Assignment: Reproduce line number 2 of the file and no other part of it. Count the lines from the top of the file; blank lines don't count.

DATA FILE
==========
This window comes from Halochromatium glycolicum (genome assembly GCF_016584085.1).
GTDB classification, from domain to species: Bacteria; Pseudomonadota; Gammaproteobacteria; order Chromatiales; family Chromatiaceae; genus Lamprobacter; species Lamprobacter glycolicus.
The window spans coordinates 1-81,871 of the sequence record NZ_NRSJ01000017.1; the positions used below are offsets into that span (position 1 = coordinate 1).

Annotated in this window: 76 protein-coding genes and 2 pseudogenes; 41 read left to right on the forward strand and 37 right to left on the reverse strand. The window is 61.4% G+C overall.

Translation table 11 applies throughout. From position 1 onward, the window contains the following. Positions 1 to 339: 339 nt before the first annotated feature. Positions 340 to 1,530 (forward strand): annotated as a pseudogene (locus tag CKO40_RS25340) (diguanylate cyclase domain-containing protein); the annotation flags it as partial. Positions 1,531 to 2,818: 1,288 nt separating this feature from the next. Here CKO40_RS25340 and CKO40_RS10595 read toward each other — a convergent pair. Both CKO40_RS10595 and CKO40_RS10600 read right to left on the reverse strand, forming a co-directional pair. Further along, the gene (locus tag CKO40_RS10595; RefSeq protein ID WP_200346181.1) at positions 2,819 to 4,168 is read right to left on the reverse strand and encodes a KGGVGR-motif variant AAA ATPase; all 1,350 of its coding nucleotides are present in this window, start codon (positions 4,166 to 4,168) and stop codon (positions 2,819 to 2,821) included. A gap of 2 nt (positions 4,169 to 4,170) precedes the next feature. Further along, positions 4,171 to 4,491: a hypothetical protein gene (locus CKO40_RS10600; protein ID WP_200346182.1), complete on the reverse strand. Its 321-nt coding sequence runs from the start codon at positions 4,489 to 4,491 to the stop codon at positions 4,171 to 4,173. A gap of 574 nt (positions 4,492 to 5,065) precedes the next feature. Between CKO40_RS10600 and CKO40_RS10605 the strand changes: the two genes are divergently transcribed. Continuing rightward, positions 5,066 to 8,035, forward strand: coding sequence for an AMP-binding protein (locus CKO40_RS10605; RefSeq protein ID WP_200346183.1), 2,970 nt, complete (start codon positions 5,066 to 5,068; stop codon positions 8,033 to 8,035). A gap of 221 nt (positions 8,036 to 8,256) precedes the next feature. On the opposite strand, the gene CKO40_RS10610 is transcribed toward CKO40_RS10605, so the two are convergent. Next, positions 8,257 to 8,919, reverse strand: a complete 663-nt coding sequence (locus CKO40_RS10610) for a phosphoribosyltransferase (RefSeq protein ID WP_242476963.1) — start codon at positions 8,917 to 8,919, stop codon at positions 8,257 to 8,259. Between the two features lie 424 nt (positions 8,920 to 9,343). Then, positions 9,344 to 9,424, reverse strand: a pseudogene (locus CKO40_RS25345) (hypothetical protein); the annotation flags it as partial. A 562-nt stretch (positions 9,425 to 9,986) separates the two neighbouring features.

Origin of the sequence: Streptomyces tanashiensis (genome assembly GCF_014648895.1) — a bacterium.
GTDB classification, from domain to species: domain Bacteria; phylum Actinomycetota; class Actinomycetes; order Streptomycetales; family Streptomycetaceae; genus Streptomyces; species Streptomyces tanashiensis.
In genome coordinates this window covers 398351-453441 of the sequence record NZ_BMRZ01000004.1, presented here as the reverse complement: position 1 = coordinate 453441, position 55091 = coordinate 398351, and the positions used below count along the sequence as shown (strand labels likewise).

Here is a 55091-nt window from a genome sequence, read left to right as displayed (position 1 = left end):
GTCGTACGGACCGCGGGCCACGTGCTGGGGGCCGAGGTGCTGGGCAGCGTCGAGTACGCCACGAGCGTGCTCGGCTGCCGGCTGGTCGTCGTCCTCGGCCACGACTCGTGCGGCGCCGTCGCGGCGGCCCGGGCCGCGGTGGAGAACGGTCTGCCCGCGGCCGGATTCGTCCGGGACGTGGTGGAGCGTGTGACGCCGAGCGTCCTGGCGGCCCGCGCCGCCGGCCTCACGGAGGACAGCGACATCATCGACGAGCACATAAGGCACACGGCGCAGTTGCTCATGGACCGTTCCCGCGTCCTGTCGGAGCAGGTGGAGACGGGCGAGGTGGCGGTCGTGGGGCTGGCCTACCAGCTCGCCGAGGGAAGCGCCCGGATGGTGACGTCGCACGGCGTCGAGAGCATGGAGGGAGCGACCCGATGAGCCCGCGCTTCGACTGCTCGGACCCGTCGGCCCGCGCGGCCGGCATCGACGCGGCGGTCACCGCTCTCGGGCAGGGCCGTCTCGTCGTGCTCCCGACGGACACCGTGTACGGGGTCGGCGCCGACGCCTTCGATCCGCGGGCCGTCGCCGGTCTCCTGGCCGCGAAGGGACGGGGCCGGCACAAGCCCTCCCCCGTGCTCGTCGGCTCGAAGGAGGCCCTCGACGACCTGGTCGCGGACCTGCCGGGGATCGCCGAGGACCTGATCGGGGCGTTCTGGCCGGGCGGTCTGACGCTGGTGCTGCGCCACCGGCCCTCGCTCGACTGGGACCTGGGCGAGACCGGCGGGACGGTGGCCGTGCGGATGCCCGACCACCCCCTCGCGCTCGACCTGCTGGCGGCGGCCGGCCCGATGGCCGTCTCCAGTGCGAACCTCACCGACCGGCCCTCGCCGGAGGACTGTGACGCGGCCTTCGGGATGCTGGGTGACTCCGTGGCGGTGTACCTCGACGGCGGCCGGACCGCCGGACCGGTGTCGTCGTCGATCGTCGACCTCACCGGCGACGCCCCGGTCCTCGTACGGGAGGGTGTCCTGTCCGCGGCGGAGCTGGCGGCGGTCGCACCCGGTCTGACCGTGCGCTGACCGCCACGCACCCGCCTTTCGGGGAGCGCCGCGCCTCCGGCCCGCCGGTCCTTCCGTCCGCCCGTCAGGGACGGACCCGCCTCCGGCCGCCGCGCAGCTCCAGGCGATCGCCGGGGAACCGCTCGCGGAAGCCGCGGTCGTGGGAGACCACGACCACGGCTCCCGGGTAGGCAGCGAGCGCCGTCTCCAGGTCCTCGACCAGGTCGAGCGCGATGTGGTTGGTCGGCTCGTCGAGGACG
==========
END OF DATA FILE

GTDB classification, from domain to species: Bacteria; Pseudomonadota; Gammaproteobacteria; order Chromatiales; family Chromatiaceae; genus Lamprobacter; species Lamprobacter glycolicus.